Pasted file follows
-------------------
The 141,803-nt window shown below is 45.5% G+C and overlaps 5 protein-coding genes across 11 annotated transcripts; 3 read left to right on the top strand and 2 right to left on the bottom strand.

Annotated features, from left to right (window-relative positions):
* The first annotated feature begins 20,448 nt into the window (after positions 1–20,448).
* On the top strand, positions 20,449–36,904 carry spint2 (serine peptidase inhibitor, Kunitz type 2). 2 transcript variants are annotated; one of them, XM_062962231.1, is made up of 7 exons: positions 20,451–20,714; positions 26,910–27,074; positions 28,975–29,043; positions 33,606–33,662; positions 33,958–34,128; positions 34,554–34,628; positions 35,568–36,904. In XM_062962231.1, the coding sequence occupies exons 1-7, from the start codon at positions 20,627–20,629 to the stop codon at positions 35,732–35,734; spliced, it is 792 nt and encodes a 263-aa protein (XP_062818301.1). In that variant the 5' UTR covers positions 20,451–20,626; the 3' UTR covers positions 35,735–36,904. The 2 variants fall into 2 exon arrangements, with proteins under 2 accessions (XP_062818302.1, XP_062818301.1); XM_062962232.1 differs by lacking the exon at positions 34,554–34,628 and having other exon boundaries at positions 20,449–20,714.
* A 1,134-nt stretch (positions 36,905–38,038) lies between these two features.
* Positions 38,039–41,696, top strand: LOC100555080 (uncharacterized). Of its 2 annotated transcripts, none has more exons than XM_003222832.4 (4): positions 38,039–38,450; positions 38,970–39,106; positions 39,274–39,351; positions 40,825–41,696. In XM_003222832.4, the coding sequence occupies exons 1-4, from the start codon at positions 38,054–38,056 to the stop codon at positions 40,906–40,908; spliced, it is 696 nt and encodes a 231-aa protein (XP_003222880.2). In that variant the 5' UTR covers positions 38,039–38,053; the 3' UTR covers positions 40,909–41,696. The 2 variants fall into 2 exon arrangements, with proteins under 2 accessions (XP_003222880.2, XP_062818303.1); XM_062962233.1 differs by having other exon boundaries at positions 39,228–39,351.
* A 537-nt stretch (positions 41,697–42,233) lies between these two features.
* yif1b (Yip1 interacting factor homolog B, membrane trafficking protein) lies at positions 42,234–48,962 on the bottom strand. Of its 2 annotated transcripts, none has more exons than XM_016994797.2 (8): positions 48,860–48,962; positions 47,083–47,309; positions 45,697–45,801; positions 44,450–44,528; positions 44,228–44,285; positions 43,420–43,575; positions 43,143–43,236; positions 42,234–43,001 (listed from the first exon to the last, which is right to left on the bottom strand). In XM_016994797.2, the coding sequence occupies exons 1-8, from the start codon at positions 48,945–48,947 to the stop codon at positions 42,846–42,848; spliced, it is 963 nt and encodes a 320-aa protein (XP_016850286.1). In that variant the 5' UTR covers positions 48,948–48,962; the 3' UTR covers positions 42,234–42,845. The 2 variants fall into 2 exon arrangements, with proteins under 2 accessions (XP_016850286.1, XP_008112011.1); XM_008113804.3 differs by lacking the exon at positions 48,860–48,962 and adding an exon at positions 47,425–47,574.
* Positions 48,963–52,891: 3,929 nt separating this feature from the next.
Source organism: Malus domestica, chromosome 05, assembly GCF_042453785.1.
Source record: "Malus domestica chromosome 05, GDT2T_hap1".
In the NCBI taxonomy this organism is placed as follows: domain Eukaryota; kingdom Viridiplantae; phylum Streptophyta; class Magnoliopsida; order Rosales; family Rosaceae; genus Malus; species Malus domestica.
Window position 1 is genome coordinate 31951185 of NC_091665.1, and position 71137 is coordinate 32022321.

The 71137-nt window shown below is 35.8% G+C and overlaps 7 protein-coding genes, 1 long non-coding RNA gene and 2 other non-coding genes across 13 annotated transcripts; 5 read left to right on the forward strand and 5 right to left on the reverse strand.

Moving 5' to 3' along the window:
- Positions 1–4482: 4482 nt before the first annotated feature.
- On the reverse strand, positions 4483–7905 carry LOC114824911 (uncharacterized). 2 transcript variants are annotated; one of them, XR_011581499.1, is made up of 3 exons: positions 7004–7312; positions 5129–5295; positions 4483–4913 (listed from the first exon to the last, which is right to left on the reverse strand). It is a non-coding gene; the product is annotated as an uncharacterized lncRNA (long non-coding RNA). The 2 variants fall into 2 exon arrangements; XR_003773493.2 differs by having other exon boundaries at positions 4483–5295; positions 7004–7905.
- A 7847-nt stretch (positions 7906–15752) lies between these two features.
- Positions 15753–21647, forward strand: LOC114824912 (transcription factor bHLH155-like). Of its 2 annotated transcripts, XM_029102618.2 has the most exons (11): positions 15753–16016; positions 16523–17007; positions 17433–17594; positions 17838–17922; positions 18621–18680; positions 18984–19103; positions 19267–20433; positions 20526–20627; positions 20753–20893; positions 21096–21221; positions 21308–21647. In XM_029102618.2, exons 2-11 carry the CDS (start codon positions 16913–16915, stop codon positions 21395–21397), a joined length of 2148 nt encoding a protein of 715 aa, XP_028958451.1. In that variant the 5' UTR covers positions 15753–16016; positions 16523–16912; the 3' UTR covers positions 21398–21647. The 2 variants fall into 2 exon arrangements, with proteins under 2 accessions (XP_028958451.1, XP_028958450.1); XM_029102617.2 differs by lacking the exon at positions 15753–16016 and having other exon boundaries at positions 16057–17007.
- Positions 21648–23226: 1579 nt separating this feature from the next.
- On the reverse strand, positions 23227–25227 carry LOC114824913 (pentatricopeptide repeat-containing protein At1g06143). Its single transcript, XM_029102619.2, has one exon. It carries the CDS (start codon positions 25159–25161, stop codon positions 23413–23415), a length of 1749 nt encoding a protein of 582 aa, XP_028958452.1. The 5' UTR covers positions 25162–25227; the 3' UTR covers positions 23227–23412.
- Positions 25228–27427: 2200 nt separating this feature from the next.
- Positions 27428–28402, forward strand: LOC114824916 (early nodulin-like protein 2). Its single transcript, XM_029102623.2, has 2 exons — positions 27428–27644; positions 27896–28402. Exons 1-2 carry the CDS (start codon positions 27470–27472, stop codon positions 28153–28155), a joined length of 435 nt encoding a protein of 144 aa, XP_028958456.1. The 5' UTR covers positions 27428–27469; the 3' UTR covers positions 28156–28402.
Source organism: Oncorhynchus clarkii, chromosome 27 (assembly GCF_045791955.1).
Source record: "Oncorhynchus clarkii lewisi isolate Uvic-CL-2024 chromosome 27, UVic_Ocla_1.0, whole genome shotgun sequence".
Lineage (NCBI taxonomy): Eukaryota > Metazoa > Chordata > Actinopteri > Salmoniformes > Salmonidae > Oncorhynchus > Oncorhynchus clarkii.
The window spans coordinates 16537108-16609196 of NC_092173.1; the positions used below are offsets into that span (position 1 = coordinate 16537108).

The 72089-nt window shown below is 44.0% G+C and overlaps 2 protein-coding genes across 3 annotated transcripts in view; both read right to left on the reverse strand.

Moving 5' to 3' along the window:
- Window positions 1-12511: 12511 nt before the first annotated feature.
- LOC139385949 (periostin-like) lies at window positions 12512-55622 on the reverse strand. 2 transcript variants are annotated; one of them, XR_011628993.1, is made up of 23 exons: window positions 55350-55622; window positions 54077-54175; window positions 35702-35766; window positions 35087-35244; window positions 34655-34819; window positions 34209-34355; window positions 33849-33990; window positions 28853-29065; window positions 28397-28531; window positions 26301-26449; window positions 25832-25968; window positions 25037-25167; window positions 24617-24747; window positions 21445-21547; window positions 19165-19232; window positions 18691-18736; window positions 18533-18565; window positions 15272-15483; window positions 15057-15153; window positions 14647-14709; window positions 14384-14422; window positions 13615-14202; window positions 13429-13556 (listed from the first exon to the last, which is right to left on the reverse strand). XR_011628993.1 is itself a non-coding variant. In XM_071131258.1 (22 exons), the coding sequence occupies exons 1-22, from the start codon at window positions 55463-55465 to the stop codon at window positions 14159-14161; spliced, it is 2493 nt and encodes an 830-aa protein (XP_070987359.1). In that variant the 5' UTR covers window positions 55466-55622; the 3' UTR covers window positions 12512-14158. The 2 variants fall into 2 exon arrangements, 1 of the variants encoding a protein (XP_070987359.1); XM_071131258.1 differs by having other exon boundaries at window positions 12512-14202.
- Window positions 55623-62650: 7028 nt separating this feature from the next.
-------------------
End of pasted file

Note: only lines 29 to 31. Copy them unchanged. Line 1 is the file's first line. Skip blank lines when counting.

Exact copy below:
Moving 5' to 3' along the window:
- Window positions 1-12511: 12511 nt before the first annotated feature.
- LOC139385949 (periostin-like) lies at window positions 12512-55622 on the reverse strand. 2 transcript variants are annotated; one of them, XR_011628993.1, is made up of 23 exons: window positions 55350-55622; window positions 54077-54175; window positions 35702-35766; window positions 35087-35244; window positions 34655-34819; window positions 34209-34355; window positions 33849-33990; window positions 28853-29065; window positions 28397-28531; window positions 26301-26449; window positions 25832-25968; window positions 25037-25167; window positions 24617-24747; window positions 21445-21547; window positions 19165-19232; window positions 18691-18736; window positions 18533-18565; window positions 15272-15483; window positions 15057-15153; window positions 14647-14709; window positions 14384-14422; window positions 13615-14202; window positions 13429-13556 (listed from the first exon to the last, which is right to left on the reverse strand). XR_011628993.1 is itself a non-coding variant. In XM_071131258.1 (22 exons), the coding sequence occupies exons 1-22, from the start codon at window positions 55463-55465 to the stop codon at window positions 14159-14161; spliced, it is 2493 nt and encodes an 830-aa protein (XP_070987359.1). In that variant the 5' UTR covers window positions 55466-55622; the 3' UTR covers window positions 12512-14158. The 2 variants fall into 2 exon arrangements, 1 of the variants encoding a protein (XP_070987359.1); XM_071131258.1 differs by having other exon boundaries at window positions 12512-14202.